For our show on June 20th, host Richard Mabion will speak with Elnora Quintelle Tellis Easley Jefferson, who defines herself as a civic activist. In 2012, along with thirteen other presidents of Northeast KCK area neighborhoods, she co-founded the Historic Northeast-Midtown Association (HNMA), a Neighborhood Business Revitalization Organization (NBR) for Northeast Kansas City, Kansas. The HNMA service area covers approximately 11 square miles and includes the Fairfax Industrial Area and 15 neighborhood groups. The youngest of the eight NBR’s, HNMA will celebrate its 10- year anniversary on September 21, 2022. The area is rich in historical landmarks, districts, neighborhoods and family birthrights. In 1939, the Fairfax Industrial District gave Kansas City, Kansas the honor of being called the state’s leading industrial center.
HNMA’s mission was to provide programs and services that enhanced the area’s ability to recover from disruption and rebuild the once thriving economy in the northeast area. These neighborhoods were the those most negatively impacted by the injustices inflicted by the federal legislation that set the stage for local implementation of redlining and urban renewal. The injustices resulted in outward migration, displacement of people and the necessary resources that any community needs to thrive with life and well-being.
In 2019, HNMA was selected as one of the local trusts on the Groundwork USA network. A National Park Service and EPA resourced organization, the local trusts are organizations that in their portfolio of community, economic and human development initiatives, include brownfield reclamation and youth engagement in green technologies.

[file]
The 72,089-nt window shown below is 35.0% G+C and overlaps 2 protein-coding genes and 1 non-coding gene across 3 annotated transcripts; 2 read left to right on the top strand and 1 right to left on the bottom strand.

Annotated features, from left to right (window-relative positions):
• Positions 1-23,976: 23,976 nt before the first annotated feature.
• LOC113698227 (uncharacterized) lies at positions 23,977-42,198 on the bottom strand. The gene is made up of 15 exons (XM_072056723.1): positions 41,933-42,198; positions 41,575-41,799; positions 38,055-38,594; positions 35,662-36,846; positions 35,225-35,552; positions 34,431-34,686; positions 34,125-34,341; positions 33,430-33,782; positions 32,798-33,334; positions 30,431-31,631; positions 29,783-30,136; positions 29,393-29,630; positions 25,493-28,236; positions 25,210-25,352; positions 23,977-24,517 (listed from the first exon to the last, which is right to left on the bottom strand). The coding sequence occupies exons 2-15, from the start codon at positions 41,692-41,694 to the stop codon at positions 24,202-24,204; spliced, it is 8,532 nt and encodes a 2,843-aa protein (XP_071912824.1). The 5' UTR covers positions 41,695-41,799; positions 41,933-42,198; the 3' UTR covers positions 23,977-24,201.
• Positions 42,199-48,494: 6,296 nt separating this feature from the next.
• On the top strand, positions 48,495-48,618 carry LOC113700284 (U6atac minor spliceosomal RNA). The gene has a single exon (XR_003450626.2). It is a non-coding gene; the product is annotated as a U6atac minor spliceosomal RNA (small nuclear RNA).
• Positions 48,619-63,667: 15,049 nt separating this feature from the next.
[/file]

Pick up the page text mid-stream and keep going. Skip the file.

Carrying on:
This is Elnora’s second professional career that began when in the 1990’s she took note of the gradual devastation that had occurred and continued to occur in the neighborhood of her youth. The questions, “What happened to Mr. Carter’s house?”, “What happened to Ms. Hazel’s house?” and “Who sanctioned a toxic land field in a neighborhood area that was once complete with rolling hills and small well-kept houses?” played in her mind. The sight of the shell of a once a proud and vibrant community where her mother stayed and did not want to leave, prompted Elnora to retire from AT&T where she had worked for 25 years as a manager of technical voice and data sales. She saw the aftermath of outward migration, neglect, random destruction, poor stewardship of neighborhood resources and concentration of clustered poverty. The resulting landscape, often called blight, too readily prompts the casual observer to overlook the legacy of the area, the strength in the spirit of the surviving property owners and the unspoken plea of those who would if they only could. Elnora and her family recognized what humankind for ages has always known, that the land itself is an economic equalizer. To this end, they initiated in neighborhood urban agriculture to feed and educate youth and families, to improve community health and well-being and to create wealth. This included a contract with USD 500 to supply local pesticide-free vegetables for children’s lunches.
Today, the northeast area is in a state of demographic flux. Populated by people who come from countries all over the globe, the largest immigrant population is Hispanic.
Elnora’s advocacy continues. Her personal goal is for the northeast to become a destination spot of investment and family life. To this end, her advocacy purports ownership, self-sustainability and the elimination of the systemic barriers that jeopardize both.
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George Carlin said “we (meaning people in general) are arrogant to think we (usually meaning they) are a threat to the planet. This planet put up with dinosaurs for 165 million years then waited another 65 million before putting up with people. Do any of you think people, humans, can last 165 million years?”